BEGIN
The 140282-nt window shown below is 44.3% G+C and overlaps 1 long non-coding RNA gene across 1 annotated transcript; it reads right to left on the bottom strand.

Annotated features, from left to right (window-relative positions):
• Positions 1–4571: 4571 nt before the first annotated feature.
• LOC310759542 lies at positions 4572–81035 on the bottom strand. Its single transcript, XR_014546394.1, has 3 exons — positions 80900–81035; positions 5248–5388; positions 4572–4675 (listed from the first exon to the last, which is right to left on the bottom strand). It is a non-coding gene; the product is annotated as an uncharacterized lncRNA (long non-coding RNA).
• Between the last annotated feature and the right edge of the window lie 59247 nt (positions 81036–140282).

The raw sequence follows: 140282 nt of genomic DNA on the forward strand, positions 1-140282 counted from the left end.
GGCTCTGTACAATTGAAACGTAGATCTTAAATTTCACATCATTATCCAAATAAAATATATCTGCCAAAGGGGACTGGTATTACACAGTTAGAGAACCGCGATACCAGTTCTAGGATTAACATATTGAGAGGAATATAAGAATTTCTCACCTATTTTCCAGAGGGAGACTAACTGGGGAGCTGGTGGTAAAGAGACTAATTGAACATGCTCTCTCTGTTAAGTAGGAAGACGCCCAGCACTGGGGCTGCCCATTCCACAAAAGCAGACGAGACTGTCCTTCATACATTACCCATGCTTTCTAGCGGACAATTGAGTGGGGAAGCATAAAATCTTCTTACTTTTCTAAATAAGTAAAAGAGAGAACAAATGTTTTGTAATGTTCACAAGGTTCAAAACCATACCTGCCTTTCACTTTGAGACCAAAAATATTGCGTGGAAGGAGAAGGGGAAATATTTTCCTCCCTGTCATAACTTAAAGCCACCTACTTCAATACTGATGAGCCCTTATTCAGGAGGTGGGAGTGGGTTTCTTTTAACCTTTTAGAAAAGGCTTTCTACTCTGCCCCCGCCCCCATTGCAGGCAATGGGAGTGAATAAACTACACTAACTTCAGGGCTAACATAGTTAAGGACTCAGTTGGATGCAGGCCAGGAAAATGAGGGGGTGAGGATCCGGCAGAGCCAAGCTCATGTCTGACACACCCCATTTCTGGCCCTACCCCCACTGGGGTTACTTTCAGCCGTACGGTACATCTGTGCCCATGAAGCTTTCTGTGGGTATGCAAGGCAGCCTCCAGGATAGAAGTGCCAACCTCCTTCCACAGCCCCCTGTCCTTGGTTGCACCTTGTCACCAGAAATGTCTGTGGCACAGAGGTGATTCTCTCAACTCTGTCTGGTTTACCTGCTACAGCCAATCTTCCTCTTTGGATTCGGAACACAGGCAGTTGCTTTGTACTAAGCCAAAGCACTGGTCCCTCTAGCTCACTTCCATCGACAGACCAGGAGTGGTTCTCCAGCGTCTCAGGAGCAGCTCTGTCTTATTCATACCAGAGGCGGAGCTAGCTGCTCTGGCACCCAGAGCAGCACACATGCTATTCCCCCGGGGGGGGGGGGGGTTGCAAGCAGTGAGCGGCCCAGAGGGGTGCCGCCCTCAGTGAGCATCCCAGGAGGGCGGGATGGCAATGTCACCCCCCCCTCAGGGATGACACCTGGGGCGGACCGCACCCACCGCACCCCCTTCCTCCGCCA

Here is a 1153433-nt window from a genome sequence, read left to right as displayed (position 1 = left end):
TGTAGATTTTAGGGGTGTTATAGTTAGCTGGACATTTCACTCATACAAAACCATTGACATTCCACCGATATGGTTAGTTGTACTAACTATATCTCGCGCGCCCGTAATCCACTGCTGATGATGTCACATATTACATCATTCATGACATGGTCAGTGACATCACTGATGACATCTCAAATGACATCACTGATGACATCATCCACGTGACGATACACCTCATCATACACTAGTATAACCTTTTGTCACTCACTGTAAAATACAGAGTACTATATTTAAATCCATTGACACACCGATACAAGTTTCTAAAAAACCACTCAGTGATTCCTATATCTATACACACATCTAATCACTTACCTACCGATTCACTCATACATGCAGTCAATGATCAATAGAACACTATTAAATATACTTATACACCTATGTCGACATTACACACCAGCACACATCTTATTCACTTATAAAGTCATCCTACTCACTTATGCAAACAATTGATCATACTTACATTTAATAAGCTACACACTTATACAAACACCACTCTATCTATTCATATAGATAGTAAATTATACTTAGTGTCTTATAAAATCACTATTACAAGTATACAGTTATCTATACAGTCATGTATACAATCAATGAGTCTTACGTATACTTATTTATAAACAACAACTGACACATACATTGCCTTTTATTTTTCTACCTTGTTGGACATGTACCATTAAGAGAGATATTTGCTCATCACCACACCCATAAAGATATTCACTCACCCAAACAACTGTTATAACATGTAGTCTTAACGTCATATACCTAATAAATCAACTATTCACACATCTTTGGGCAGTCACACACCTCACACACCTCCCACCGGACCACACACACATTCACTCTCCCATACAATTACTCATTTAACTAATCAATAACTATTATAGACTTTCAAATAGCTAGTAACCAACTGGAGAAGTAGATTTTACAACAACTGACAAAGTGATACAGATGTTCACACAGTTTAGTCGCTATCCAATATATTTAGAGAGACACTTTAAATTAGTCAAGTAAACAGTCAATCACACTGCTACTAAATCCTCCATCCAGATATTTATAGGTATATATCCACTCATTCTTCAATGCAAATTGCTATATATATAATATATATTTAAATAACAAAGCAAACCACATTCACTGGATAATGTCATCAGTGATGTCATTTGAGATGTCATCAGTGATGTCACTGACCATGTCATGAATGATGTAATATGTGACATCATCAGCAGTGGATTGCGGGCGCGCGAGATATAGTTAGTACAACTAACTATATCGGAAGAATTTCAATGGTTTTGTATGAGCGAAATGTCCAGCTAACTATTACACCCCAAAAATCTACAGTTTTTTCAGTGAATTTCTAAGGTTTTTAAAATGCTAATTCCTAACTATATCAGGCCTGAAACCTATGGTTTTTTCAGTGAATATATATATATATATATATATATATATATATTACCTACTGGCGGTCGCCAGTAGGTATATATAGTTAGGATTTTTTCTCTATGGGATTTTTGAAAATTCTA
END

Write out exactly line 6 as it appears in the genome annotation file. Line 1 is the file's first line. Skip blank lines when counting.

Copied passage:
The raw sequence follows: 140282 nt of genomic DNA on the forward strand, positions 1-140282 counted from the left end.